July 2 – July 5, 2015
I went to the party last night and survived. As a natural introvert, it goes against my nature to seek out large groups of people drinking alcohol and mingling. I’m more of a coffee in the morning kind of person but the weather forecast made the decision for me. If I wanted to see the artwork at the Wiede -Fabrik, I would need to head over while the heat was tolerable and my resolve strong.
Snaking along the street to find an available parking space, I squeezed my car into a small space and walked carefully back to the Wiede -Fabrik. Upon entering the first studio I was surprised to find:
I live in Munich and my lovely apartment filled with dogs does not make a suitable environment for sculptures or ceramics. As I wandered around Andrea’s sculptures, I was tempted by the birds to make the two work. The small sculptures start around 1k Euro and are birds carrying people on their backs – people who look like they are having an awesome time. On Facebook yesterday, Hazel Ang, a Munich Artist at large, shared this photo of an Eagle carrying a crow.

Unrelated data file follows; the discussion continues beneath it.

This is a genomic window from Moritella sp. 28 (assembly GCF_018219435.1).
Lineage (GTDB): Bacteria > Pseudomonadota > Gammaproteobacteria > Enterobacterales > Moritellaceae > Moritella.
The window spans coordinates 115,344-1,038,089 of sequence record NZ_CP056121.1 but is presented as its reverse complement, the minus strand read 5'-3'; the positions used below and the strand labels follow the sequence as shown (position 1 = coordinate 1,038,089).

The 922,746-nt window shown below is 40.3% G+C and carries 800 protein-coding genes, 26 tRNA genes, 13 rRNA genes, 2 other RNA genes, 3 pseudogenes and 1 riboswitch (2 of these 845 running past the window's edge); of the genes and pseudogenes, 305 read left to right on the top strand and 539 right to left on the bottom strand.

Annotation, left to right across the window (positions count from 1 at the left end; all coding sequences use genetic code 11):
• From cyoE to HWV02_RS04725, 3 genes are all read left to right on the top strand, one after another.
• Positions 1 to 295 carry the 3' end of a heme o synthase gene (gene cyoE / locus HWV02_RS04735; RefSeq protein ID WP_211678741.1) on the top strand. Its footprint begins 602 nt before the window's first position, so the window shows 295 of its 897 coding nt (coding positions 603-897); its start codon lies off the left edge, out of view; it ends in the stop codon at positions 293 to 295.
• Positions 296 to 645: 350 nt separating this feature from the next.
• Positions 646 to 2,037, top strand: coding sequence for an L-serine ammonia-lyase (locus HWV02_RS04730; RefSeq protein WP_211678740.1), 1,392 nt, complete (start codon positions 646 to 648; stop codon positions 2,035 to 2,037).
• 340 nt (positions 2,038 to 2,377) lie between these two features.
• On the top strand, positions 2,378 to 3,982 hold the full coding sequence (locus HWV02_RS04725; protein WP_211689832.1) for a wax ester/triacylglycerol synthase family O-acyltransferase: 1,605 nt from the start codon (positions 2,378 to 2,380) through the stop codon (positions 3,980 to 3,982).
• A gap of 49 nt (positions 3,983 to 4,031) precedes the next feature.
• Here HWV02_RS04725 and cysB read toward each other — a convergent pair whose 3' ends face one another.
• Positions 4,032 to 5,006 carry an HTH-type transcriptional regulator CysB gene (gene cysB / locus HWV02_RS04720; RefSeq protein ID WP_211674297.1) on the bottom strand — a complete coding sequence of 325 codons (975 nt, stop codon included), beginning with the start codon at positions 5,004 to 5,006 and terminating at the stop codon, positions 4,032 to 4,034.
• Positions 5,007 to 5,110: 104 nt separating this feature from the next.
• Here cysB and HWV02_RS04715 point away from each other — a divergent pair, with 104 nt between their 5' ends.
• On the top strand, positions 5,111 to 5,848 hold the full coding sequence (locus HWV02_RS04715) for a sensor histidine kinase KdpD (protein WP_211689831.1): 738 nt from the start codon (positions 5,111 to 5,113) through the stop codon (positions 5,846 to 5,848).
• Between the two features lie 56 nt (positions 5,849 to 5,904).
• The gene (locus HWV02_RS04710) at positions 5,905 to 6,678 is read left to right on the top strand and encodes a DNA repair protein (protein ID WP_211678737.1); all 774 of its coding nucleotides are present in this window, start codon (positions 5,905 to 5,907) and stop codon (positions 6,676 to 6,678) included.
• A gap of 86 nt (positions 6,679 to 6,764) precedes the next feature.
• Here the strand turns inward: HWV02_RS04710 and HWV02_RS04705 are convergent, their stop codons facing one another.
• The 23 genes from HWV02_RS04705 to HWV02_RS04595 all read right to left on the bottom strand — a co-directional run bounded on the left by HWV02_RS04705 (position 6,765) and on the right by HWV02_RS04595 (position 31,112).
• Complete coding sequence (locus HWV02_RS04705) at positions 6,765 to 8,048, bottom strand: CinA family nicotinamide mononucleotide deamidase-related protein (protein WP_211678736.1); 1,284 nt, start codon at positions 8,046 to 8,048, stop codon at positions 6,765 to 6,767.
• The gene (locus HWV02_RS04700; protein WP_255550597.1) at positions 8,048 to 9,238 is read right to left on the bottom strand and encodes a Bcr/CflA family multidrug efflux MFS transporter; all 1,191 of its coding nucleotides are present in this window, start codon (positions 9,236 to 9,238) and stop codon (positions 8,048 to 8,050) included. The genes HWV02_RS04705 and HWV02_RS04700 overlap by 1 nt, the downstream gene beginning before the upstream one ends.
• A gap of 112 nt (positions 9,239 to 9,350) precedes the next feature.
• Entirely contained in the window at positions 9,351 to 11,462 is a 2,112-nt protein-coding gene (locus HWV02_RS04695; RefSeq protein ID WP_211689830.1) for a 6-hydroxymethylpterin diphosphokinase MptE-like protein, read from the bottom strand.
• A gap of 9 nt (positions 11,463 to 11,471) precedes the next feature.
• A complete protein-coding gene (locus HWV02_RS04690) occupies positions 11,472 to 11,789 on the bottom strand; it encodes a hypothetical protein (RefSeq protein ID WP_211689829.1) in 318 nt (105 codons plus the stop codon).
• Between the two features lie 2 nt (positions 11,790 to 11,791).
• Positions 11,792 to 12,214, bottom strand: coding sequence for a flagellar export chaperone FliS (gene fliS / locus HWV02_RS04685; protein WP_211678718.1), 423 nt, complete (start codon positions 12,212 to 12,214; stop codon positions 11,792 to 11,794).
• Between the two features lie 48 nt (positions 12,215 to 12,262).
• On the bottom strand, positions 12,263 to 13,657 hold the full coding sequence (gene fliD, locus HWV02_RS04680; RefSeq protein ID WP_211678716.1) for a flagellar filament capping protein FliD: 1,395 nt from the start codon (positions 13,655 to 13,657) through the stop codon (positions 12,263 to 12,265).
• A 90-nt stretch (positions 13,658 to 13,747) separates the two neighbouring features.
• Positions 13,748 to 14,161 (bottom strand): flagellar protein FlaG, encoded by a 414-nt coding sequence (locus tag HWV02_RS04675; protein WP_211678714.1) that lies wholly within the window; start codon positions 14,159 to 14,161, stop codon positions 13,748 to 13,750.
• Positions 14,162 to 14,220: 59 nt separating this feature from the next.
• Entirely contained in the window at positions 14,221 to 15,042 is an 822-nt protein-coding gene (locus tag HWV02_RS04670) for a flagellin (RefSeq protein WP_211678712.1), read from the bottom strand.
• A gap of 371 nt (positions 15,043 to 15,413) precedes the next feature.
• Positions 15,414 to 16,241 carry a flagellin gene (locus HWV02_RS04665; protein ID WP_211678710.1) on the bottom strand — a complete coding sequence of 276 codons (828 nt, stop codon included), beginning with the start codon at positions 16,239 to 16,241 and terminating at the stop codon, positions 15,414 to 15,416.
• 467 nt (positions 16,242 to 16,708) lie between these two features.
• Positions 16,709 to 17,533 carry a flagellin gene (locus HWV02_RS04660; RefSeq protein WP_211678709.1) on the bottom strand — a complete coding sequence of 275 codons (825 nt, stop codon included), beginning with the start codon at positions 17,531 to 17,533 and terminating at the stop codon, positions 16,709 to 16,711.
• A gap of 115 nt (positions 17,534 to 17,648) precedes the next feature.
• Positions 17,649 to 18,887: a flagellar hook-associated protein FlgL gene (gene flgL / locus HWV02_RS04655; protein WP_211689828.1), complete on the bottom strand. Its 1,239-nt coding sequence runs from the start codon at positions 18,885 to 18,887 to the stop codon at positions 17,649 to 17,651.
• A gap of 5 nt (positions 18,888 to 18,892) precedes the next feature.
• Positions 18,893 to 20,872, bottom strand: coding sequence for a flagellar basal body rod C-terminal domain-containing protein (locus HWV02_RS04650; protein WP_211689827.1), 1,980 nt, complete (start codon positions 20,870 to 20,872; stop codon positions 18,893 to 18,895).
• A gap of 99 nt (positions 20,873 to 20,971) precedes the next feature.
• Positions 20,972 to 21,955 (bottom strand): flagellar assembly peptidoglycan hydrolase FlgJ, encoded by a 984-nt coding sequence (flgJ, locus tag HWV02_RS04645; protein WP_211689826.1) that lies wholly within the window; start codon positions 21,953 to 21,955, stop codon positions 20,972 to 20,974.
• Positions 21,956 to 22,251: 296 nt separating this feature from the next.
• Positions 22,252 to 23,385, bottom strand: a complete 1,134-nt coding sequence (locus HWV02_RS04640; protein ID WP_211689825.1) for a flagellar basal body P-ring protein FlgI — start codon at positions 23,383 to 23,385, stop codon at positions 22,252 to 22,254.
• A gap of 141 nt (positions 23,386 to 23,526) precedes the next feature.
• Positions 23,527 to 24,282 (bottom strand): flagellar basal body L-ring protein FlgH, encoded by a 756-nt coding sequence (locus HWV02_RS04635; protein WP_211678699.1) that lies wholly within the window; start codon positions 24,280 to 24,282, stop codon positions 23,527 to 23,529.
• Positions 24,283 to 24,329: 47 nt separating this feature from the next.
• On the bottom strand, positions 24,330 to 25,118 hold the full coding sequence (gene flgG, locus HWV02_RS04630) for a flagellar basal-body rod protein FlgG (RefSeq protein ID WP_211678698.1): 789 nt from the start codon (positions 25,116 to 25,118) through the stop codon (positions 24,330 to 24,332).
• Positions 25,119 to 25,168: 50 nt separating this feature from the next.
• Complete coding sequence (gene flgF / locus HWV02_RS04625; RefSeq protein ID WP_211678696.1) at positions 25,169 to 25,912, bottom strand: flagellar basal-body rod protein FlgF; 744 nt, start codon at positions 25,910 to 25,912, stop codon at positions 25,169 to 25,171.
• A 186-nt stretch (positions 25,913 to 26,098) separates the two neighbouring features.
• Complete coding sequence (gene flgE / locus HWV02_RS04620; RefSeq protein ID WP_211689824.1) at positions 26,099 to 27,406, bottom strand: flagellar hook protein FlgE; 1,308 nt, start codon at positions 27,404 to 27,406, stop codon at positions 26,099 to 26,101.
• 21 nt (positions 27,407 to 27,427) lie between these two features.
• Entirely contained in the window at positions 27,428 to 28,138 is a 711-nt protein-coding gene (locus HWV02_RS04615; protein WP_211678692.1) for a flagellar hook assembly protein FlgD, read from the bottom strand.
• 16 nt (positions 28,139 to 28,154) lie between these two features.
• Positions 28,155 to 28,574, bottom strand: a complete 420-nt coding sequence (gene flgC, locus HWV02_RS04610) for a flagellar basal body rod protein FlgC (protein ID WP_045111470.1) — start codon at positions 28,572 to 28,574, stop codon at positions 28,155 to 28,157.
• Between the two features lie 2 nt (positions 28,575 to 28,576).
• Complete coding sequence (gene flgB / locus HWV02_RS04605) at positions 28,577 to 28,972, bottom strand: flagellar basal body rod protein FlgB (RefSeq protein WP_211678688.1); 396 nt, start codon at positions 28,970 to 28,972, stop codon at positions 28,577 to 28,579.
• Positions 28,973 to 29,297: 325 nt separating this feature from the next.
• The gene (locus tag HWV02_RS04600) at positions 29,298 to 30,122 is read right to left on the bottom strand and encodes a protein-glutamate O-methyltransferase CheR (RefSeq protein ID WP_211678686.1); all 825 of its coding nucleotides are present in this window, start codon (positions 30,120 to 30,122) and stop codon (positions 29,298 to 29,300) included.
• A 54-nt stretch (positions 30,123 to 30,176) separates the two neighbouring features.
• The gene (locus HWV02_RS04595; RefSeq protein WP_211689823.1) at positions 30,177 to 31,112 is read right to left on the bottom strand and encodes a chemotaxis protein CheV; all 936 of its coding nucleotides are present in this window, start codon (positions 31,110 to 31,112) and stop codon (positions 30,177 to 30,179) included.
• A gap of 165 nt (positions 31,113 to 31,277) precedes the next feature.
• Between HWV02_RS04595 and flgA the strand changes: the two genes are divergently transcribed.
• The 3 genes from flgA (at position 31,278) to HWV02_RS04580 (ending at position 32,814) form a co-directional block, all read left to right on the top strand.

Walking into the studio and seeing all of the people on top of birds, this photograph flashed through my head. Unlike the photograph, which depicts an aggressive act by the smaller bird, the sculptures by Andrea Matheisen felt light and full of joy. This feeling is enforced by the outstretched hands and the whimsical interpretation of the fowl. Having visited the Kunst Kiesserei, I know how expensive it is to cast a sculpture in bronze and how much effort it takes to make this kind of artwork.
Andrea is a guest artist at the studio of Claudia Groegler and her Bronze sculptures filled the room with their presence. Luckily all the pieces displayed could fit inside a Munich Apartment. If you can’t make it to the Weide- Fabrik to see her work, her studio is located at Von-Erckert-Str. 30, 81827 and Andrea Matheisen’s website offers more examples of her work.
A few months ago, a big storm rolled through Munich killing many trees. During the cleanup, I gathered a bunch of broken branches for a sculpture. It looks like Peter Riss also found some branches that fascinated him. Peter Riss’s sculptures looked dipped in Resin and are fastened to the wall with braces. The two sculptures are not small space friendly. They are like Rose bushes that need space all to themselves. I didn’t talk with the artist so I don’t know what the motivation is behind the coloured pieces. If you are interested, stop by and chat with him this weekend and find out.
We love Simon Jame’s work and I was happy to see new pieces on the walls.